“They were getting a little bit fatter than we expected.”
That’s how Hay River’s Northern Farm Training Institute discovered a tiny, cute problem: surprise baby goats.
Animal manager Thomas Schenkel bought a dozen cashmere goats, prized for their wool, from a woman in British Columbia late last year.
Schenkel brought them back to Hay River completely unaware that he was actually getting more than he had bargained for: many of them were pregnant.
“After a couple of months, we realized they were unusually large,” Schenkel admitted to Moose FM.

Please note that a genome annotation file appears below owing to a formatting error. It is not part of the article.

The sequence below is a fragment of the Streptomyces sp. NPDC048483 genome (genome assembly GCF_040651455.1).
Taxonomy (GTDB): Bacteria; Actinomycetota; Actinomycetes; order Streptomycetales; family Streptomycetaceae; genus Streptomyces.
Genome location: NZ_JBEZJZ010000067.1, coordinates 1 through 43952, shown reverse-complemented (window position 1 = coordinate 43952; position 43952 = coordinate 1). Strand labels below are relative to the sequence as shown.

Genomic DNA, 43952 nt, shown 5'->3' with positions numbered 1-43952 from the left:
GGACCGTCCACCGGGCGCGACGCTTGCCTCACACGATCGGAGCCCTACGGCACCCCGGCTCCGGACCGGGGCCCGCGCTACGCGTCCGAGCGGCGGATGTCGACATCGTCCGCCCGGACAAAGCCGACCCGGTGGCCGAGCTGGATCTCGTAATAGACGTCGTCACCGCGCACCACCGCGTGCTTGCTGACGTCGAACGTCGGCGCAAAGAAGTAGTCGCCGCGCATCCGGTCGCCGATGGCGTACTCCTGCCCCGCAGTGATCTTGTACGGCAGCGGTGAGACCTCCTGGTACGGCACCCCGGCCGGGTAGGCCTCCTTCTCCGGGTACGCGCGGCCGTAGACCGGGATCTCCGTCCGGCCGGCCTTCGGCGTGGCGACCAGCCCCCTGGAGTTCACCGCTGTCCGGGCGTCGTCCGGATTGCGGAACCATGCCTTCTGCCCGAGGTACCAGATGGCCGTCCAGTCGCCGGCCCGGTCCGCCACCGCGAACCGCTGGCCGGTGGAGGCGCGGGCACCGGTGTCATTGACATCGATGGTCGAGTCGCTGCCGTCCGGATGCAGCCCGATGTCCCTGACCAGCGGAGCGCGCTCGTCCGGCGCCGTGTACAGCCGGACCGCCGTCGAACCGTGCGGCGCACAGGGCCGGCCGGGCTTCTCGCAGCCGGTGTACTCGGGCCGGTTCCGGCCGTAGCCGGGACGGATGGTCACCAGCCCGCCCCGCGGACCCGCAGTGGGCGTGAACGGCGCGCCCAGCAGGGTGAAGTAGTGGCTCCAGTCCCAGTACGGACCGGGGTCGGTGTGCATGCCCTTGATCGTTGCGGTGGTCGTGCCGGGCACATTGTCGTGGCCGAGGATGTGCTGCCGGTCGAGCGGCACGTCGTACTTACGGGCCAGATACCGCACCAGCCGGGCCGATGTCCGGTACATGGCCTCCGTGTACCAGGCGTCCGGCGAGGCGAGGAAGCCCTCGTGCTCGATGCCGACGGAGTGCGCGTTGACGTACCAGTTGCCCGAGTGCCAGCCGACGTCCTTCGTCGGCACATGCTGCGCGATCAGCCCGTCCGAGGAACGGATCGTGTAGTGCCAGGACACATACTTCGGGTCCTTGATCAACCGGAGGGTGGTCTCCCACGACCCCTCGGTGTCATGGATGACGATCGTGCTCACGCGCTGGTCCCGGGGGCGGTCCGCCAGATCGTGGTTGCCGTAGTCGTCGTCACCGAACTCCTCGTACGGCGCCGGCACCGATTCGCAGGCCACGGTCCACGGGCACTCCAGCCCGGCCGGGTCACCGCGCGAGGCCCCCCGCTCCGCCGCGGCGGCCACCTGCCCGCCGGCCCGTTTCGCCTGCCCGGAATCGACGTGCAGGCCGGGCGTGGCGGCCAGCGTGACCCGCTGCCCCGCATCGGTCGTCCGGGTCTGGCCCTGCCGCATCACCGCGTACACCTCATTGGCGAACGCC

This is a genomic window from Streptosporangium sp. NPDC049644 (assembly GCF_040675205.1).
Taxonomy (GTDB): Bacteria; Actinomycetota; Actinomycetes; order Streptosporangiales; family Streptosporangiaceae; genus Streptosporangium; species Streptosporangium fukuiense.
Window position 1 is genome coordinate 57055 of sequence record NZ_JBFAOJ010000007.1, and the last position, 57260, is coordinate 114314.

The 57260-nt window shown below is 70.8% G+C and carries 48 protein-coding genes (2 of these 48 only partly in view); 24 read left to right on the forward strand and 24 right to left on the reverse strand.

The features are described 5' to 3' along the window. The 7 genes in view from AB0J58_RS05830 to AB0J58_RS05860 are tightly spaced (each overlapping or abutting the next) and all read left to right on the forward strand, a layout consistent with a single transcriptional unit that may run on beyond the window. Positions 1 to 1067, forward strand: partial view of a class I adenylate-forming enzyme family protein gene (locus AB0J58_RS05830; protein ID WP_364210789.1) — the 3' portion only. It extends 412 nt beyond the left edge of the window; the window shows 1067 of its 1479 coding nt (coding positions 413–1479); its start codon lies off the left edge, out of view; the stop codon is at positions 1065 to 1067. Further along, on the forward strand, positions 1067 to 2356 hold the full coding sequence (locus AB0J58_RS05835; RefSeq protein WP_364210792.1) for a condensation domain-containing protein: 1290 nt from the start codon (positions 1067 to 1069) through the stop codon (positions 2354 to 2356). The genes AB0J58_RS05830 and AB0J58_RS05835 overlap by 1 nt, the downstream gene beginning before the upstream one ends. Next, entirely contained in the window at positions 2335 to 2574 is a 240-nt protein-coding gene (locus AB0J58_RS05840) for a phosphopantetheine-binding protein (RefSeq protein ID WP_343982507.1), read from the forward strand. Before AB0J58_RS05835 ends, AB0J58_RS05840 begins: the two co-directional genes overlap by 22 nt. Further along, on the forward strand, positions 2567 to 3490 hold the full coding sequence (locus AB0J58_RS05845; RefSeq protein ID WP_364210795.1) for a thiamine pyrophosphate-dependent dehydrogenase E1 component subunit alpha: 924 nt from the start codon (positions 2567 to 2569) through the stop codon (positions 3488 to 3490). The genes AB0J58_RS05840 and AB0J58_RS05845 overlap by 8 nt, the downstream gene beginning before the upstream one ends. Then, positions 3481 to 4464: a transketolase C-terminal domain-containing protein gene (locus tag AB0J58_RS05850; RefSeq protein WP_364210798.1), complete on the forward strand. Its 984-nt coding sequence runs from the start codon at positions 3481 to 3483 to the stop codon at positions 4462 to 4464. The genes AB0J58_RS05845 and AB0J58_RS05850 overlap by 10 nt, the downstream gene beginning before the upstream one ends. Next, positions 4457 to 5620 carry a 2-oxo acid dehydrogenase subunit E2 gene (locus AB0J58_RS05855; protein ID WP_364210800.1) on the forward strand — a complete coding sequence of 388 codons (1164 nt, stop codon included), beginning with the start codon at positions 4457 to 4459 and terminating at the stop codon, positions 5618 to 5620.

“We realized we were going to have some unexpected babies. So we’ve been scrambling here for the last month, building extra shelters, cleaning out the hardware stores of heat lamps and anything we can find to accommodate these new arrivals.”
By Monday afternoon, nine baby goats had emerged. One of the farm’s French Alpine goats added to the mix with triplets of her own, and there are also newborn Nubian goats on site.
Schenkel said more goats were due “any hour”.
“They’re actually going to be a welcome addition,” he told us. “We wanted to increase the numbers regardless.
“It’s just that dealing with newborns in January, at this latitude, is not the optimal way to bring animals into the world. But we need all the numbers we can get and so we’re happy to have them.”
Cashmere goats are prized for their wool. Schenkel says the farm also expects the goats to be good at clearing land and to produce a “good, nicely flavoured” meat.